What do butterflies, hummingbirds, and bees have in common? And why would we want to attract them to our gardens? A large group of species known as “pollinators,” which includes various insects, birds and other wildlife, is unrelated except through their important ecological role of pollinating most flowering plants and trees. This role is critical to human life because an estimated one-third of our food supply, as well as some of our fibers and medicines, depends on these pollinators.
So how can we help these creatures so they can continue to help us? We can make our gardens – large or small, urban, suburban or rural – good sources of food and shelter for pollinators. In return, we can see and literally taste the fruits of their labor, enjoy the pure delight of watching them and know that we are protecting our local ecosystems.
BUTTERFLIES General requirements for butterflies are plants for their caterpillars to feed on and large clumps of small, sun-loving flowers to provide nectar for adults. Just a few of these include zinnias, marigolds, butterfly bush (naturally), verbenas and most herbs (if they are allowed to go to flower). Milkweed is a food source for monarchs and other butterflies, and is the sole food source for monarch caterpillars. While monarchs have a very restricted food source, eastern tiger swallowtails feed on tulip trees and lilacs, among a number of trees and bushes.
BEES Hundreds of flowering species attract bees, especially purple and blue ones, but don’t overlook such humble flowers as the dandelion and clover, which thrive and blossom with no work on our part! As for stinging, which only females can do, most bee species aren’t aggressive and generally ignore humans.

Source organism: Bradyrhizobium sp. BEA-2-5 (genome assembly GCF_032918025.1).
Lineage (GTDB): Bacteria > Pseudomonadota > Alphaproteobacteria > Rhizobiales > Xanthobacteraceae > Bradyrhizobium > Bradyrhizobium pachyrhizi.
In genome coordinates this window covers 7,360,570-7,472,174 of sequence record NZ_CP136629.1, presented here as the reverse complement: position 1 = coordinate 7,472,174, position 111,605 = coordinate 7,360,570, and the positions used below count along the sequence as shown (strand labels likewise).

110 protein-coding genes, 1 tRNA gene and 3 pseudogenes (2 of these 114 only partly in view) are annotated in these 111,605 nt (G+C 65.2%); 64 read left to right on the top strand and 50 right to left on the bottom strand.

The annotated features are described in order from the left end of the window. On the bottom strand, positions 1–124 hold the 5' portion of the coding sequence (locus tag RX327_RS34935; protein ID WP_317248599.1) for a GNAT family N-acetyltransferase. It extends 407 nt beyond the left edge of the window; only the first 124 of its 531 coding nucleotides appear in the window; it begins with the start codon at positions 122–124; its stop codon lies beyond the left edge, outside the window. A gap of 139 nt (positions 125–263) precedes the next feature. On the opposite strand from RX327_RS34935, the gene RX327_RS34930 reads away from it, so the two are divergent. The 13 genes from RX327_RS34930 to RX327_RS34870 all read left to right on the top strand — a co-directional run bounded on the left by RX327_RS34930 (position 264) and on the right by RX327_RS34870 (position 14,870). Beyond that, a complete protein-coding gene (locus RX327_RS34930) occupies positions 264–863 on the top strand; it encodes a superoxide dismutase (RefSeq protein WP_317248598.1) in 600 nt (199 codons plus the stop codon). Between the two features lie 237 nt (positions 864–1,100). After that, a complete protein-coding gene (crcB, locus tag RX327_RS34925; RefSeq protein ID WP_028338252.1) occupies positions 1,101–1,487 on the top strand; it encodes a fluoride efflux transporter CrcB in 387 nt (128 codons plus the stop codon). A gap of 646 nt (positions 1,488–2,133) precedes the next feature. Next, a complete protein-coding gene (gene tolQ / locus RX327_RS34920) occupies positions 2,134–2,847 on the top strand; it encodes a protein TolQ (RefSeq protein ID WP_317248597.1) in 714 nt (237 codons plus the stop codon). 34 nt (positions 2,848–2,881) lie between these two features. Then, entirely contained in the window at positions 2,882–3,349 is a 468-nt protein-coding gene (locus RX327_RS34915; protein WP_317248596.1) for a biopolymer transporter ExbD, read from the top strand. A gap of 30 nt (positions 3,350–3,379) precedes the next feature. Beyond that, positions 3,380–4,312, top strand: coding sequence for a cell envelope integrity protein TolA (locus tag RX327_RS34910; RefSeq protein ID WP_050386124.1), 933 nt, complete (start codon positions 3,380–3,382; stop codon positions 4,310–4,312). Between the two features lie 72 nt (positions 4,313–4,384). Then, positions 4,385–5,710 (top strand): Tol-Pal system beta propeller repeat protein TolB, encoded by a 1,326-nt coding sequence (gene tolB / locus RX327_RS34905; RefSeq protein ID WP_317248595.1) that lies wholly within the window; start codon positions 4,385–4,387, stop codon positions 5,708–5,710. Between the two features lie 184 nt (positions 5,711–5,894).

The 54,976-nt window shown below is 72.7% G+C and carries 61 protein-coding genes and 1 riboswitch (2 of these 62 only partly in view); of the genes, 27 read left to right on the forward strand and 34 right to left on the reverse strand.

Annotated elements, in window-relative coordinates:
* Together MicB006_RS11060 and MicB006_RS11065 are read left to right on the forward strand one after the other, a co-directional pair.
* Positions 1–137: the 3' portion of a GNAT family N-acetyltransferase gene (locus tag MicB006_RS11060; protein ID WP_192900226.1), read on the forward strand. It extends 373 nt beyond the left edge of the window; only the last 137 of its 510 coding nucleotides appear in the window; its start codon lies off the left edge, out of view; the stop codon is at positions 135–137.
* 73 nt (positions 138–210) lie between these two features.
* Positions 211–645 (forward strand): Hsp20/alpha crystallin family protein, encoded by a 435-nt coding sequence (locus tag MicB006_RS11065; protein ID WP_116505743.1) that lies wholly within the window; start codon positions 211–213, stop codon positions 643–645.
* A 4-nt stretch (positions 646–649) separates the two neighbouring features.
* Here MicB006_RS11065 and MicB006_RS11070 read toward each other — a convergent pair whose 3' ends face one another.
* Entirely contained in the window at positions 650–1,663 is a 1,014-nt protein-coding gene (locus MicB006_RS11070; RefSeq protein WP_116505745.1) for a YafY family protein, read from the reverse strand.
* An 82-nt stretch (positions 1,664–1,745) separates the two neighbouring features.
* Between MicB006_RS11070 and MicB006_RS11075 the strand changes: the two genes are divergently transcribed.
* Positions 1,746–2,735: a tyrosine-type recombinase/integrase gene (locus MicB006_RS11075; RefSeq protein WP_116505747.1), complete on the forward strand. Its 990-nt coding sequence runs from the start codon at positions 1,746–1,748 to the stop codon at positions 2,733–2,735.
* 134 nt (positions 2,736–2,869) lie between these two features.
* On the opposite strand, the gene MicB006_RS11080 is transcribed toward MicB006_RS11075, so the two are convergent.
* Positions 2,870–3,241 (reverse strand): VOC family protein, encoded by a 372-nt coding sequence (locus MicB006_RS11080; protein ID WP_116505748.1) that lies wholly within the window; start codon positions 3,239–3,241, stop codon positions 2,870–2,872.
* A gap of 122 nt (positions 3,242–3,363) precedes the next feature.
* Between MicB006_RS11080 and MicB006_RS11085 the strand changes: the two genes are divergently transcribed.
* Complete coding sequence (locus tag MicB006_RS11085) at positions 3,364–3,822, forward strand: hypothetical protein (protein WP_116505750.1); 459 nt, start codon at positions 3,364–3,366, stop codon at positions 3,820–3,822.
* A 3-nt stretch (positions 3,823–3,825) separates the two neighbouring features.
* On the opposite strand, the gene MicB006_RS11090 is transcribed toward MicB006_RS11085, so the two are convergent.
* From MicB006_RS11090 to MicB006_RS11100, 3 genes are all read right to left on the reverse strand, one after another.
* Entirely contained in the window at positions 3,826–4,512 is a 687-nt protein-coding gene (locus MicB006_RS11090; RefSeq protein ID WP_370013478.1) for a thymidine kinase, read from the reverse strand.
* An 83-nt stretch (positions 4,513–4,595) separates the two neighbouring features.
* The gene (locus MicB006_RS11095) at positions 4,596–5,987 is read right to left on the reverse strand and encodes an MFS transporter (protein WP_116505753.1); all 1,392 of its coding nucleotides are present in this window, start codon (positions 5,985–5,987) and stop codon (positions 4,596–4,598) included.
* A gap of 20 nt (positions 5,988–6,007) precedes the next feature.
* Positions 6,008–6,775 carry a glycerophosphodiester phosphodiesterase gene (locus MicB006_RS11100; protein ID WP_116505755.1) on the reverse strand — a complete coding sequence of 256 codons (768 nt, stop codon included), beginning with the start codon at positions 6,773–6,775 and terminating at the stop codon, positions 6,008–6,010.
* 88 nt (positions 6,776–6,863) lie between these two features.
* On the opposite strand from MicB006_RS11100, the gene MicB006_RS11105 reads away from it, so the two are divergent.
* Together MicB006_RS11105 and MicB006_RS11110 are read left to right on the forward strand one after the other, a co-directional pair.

HUMMINGBIRDS Hummingbirds visit flowers in both sun and shade, and while they are certainly attracted to tubular red flowers, they feed on other types as well – butterfly bush (buddleia) is a magnet for hummingbirds. Besides flowering plants, hummingbirds, like many birds, need shrubs or trees with dense foliage to provide shelter from predators and places for nesting and perching; they also need a source of water.
The ABCs of attracting butterflies, bees and hummingbirds
The list of plants that can help attract pollinators like butterflies, bees and hummingbirds, includes dozens of species…you might say they span the alphabetical gamut from A to Z. Following are just a few of the many flowering plants, bushes, trees and vines (that can be grown in Mississippi), which can attract these beneficial and beautiful pollinators.
Althea, Aster, Azaleas, Bee Balm, Begonia, Black-Eyed Susan, Butterfly bush, Canna, Cardinal flower, Chrysanthemum, Coreopsis, Cosmos, Dahlia, Dianthus, Flowering quince, Fushia, Geranium, Goldenrod, Honeysuckle, Impatiens, Jasmine, Joe Pye Weed, Lantana, Lilacs, Lily, Marigolds, Milkweed, Morning glory, Nasturtium, Pansy, Petunia, Phlox, Purple Coneflower, Queen Anne’s Lace, Russian Sage, Salvia, Sedum (Autumn Joy), Trumpet creeper, Tulip Trees, Verbena, Weigela, Yucca, Zinnia
dig deeper Butterflies: At Home in the Earth Lady’s Garden By Margaret Gratz Want to learn even more about the myriad of butterfly species that grace Mississippi gardens? Check out the new book released last fall by Margaret Gratz of Tupelo, Butterflies: At Home in the Earth Lady’s Garden. It’s not only filled with great information about our fluttering friends, but it features striking photographs of butterflies Mrs. Gratz shot in her Tupelo garden. Already an accomplished artist and wordsmith, in this new release, she illustrates her considerable talent for photography.